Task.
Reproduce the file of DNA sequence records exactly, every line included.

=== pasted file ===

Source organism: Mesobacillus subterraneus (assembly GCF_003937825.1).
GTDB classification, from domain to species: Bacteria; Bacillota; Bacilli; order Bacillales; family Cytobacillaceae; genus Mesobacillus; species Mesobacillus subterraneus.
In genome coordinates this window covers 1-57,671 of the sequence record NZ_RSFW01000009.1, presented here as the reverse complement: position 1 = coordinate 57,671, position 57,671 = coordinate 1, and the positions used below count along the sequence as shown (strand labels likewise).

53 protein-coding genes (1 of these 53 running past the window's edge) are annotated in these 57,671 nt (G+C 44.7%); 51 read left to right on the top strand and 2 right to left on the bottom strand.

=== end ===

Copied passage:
Source organism: Mesobacillus subterraneus (assembly GCF_003937825.1).
GTDB classification, from domain to species: Bacteria; Bacillota; Bacilli; order Bacillales; family Cytobacillaceae; genus Mesobacillus; species Mesobacillus subterraneus.
In genome coordinates this window covers 1-57,671 of the sequence record NZ_RSFW01000009.1, presented here as the reverse complement: position 1 = coordinate 57,671, position 57,671 = coordinate 1, and the positions used below count along the sequence as shown (strand labels likewise).

53 protein-coding genes (1 of these 53 running past the window's edge) are annotated in these 57,671 nt (G+C 44.7%); 51 read left to right on the top strand and 2 right to left on the bottom strand.